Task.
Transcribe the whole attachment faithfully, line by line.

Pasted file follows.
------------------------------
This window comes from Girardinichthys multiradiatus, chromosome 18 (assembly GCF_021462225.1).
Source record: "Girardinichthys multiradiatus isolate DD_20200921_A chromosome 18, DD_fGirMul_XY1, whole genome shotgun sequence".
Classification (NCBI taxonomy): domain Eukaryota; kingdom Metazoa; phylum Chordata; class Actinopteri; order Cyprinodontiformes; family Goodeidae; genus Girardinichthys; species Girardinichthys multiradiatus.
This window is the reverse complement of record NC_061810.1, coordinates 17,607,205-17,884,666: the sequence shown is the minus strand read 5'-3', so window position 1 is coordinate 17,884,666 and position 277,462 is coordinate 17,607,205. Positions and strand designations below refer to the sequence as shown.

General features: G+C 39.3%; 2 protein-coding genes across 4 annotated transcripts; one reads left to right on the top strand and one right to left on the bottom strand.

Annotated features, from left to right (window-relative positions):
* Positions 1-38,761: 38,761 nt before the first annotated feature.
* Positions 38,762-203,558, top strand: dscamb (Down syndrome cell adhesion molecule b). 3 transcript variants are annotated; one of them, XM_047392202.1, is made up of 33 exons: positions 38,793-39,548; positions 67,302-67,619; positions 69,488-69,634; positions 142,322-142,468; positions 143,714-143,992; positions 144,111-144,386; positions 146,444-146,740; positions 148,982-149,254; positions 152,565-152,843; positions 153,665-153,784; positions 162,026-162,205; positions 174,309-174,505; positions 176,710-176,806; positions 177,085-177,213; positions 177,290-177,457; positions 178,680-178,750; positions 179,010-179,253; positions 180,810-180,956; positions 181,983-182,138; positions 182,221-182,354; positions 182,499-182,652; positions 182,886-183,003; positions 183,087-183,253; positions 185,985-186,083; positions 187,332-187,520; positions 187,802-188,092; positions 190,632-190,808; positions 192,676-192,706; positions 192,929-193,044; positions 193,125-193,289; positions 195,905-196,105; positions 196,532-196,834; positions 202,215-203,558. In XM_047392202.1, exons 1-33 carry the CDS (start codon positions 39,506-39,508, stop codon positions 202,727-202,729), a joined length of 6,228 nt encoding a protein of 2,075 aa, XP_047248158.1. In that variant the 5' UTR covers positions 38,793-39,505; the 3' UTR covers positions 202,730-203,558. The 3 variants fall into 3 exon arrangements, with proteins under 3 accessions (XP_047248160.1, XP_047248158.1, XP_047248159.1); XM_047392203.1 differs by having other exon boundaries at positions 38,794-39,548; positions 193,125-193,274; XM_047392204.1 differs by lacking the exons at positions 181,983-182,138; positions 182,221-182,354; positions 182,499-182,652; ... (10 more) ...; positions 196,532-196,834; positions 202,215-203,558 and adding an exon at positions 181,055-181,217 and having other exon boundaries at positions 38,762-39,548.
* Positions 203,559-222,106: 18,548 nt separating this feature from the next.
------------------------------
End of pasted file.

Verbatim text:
This window comes from Girardinichthys multiradiatus, chromosome 18 (assembly GCF_021462225.1).
Source record: "Girardinichthys multiradiatus isolate DD_20200921_A chromosome 18, DD_fGirMul_XY1, whole genome shotgun sequence".
Classification (NCBI taxonomy): domain Eukaryota; kingdom Metazoa; phylum Chordata; class Actinopteri; order Cyprinodontiformes; family Goodeidae; genus Girardinichthys; species Girardinichthys multiradiatus.
This window is the reverse complement of record NC_061810.1, coordinates 17,607,205-17,884,666: the sequence shown is the minus strand read 5'-3', so window position 1 is coordinate 17,884,666 and position 277,462 is coordinate 17,607,205. Positions and strand designations below refer to the sequence as shown.

General features: G+C 39.3%; 2 protein-coding genes across 4 annotated transcripts; one reads left to right on the top strand and one right to left on the bottom strand.

Annotated features, from left to right (window-relative positions):
* Positions 1-38,761: 38,761 nt before the first annotated feature.
* Positions 38,762-203,558, top strand: dscamb (Down syndrome cell adhesion molecule b). 3 transcript variants are annotated; one of them, XM_047392202.1, is made up of 33 exons: positions 38,793-39,548; positions 67,302-67,619; positions 69,488-69,634; positions 142,322-142,468; positions 143,714-143,992; positions 144,111-144,386; positions 146,444-146,740; positions 148,982-149,254; positions 152,565-152,843; positions 153,665-153,784; positions 162,026-162,205; positions 174,309-174,505; positions 176,710-176,806; positions 177,085-177,213; positions 177,290-177,457; positions 178,680-178,750; positions 179,010-179,253; positions 180,810-180,956; positions 181,983-182,138; positions 182,221-182,354; positions 182,499-182,652; positions 182,886-183,003; positions 183,087-183,253; positions 185,985-186,083; positions 187,332-187,520; positions 187,802-188,092; positions 190,632-190,808; positions 192,676-192,706; positions 192,929-193,044; positions 193,125-193,289; positions 195,905-196,105; positions 196,532-196,834; positions 202,215-203,558. In XM_047392202.1, exons 1-33 carry the CDS (start codon positions 39,506-39,508, stop codon positions 202,727-202,729), a joined length of 6,228 nt encoding a protein of 2,075 aa, XP_047248158.1. In that variant the 5' UTR covers positions 38,793-39,505; the 3' UTR covers positions 202,730-203,558. The 3 variants fall into 3 exon arrangements, with proteins under 3 accessions (XP_047248160.1, XP_047248158.1, XP_047248159.1); XM_047392203.1 differs by having other exon boundaries at positions 38,794-39,548; positions 193,125-193,274; XM_047392204.1 differs by lacking the exons at positions 181,983-182,138; positions 182,221-182,354; positions 182,499-182,652; ... (10 more) ...; positions 196,532-196,834; positions 202,215-203,558 and adding an exon at positions 181,055-181,217 and having other exon boundaries at positions 38,762-39,548.
* Positions 203,559-222,106: 18,548 nt separating this feature from the next.